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embracing my disability

Until I was seven I genuinely thought that everyone had a really hard time seeing. I thought that half the challenge of having an education was being able to read the blackboard and that kids who drew self-portraits with “freckles” were just using their imagination. All my childhood memories will remain beautiful as they have an impressionistic haze that Monet would be proud of.

Then shit got real.

Naturally, to ease the pain of being an immediate social outcast, Mum selected a pair of frames that I would “grow into”. By Year 7 I demanded autonomy over my glasses frames. My misguided choices from then on definitely exacerbated the image of my “awkward years”.

It took me a while, but I soon discovered the close relationship that needs to exist between glasses and their wearer. Functionality cannot be the only factor in what should be an extensive search to find that perfect pair. You need to love them. You need to want to wear them. It only took me fifteen years to get it right.

Tip: don’t think because your glasses look really “modern” and “out there” on the shelf, they will look good on your face. A friend once said about a girl’s new glasses that, “You know you suck when your glasses have more personality than you do”.  In essence, don’t bite off more than you can chew.

As most of us would probably take for granted, the past taboo of glasses has dissipated. “Invisible frames” that constituted of thin metal arms and a nosepiece holding the lenses in place, were no doubt intended to make the wearer look as glasses-less as possible.  These expensive yet popular designs were in mass circulation about five years ago.

However, I would argue that with the integration of nearly all luxury brands into the spectacle market, glasses frames once again became a statement. Brands such as Prada, Dolce & Gabanna and Chanel have compensated for the vision-impaired by allowing them to express their identity through their brand. Some with sophistication – others with bling. Luxury glasses have almost replaced functionality entirely, with false-lenses becoming an irksome trend for those who want to share the fun without the eye-tests.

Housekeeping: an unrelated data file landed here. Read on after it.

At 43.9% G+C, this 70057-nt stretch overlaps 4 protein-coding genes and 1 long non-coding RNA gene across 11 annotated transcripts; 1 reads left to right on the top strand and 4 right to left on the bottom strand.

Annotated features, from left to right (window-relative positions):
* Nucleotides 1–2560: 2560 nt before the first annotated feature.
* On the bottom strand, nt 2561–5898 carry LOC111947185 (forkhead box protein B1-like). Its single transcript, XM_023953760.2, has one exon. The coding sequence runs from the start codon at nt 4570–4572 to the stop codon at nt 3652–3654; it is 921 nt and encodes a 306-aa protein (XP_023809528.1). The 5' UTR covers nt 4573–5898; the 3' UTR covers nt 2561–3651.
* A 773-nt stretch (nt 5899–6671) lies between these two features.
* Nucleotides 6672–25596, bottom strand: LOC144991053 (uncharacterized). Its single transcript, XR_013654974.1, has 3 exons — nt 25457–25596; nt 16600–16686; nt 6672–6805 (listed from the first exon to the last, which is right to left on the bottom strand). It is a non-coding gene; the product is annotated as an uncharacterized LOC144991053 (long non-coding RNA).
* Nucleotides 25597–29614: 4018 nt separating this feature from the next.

As with everything in fashion, glasses trends are cyclic. With the Rise of the Hipster, so returns the bold statement of dark, thick-rimmed, square or circular frames of the 1940s. While I confess my current pair of Dita’s are a textbook hipster example (square, dark tortoise-shell, with visible hinges and a slight horn-rim), I implore I bought them in spite of the hipster revolution, and not because of it. They complement the shape of my face, are sturdy and distinguished… and most importantly, hold a prescription that will melt the face off any wannabe hipster who dares challenge their authenticity.

I never wanted glasses, yet glasses have been bestowed upon me. So I feel that it is my responsibility to wear them with pride and versatility. I have made peace that as my identity moulds, warps and fluctuates, so will my taste in corrective lenses. If my glasses are to always be a part of me, I will make sure they are fucking fabulous.

(Image credit: 1.)

One thought on “embracing my disability

  1. Love it! I’m blind as a bat, and am slowly coming to grips with my eye-gear. Weirdly, I kind of like having the choice between being able to see clearly or not.

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